More random python observations from a perl programmer
m.faassen at vet.uu.nl
Sun Aug 22 02:57:15 CEST 1999
Tom Christiansen <tchrist at mox.perl.com> wrote:
> [courtesy cc of this posting mailed to cited author]
> It's because @a is a first-class array, and $a merely a reference
> thereto. Copying things not producing a copy is well, not what
> non-serious programmers immediately think of. Why can python copy
> sequences of chars (1-byte strings) trivially:
> s = "this stuff"
> t = s
> But as soon as you have a sequence of, oh, integers for example, you
> can't use the same set-up. Very odd.
Perhaps you misunderstand this. Python does not copy strings. Python only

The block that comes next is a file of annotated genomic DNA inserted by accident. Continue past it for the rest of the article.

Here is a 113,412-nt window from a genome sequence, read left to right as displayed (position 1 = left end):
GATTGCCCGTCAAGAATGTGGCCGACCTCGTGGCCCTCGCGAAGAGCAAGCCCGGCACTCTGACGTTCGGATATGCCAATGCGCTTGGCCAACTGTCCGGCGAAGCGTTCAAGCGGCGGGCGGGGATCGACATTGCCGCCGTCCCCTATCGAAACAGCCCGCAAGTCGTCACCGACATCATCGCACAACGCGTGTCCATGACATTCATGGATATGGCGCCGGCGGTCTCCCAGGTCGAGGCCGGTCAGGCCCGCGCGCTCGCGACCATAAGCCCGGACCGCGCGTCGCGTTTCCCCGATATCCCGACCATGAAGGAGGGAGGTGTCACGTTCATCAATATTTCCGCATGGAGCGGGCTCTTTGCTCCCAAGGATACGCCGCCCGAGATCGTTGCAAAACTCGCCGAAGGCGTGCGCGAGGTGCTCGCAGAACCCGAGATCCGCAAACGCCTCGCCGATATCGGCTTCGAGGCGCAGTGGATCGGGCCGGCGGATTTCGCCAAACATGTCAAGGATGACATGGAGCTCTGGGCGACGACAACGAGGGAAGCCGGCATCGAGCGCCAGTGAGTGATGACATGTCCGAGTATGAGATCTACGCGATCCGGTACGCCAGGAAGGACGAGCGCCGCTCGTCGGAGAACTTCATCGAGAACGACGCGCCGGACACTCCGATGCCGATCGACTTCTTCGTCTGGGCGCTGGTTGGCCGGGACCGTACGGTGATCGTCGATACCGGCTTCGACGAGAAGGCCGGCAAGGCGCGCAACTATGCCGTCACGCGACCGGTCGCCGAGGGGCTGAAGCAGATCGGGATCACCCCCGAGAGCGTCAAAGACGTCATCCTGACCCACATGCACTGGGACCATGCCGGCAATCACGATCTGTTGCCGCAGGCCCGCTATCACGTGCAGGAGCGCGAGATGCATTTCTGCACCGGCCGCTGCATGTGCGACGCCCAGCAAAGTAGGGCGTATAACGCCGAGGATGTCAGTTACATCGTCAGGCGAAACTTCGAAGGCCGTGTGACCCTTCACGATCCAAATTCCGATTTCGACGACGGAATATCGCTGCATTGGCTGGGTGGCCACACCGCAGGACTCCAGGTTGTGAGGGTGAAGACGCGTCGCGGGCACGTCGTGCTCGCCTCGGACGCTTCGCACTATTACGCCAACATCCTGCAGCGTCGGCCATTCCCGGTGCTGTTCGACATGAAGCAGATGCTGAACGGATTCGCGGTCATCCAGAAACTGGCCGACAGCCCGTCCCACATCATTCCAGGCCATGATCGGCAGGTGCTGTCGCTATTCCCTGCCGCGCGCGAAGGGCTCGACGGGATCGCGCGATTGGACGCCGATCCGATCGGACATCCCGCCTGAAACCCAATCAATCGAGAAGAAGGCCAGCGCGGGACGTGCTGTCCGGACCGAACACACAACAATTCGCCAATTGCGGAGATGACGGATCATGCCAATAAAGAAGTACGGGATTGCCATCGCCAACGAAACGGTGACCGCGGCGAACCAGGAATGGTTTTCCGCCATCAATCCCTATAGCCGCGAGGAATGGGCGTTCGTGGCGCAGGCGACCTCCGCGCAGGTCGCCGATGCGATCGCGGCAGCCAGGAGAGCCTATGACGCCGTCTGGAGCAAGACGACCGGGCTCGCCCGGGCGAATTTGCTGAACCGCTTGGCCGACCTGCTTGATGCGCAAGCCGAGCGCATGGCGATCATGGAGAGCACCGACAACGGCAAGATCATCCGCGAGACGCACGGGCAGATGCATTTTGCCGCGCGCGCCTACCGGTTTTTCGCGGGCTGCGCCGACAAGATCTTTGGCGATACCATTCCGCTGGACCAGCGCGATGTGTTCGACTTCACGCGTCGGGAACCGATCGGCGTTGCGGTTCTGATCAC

makes a new reference to that string. But since that string is
immutable, it feels exactly the same as making a copy. But no actual
copy is made. Making a new reference to a completely immutable object is
functionally identical to making a copy of it.
The gotcha is this one: a tuple is an immutable object, but it can *contain*
mutable objects. So this rule doesn't apply for all tuples. But it does
for all strings.
More information about the Python-list